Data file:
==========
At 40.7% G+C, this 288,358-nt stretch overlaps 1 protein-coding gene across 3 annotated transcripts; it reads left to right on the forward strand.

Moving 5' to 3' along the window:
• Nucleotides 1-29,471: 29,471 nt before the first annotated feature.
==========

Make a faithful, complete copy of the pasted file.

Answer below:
At 40.7% G+C, this 288,358-nt stretch overlaps 1 protein-coding gene across 3 annotated transcripts; it reads left to right on the forward strand.

Moving 5' to 3' along the window:
• Nucleotides 1-29,471: 29,471 nt before the first annotated feature.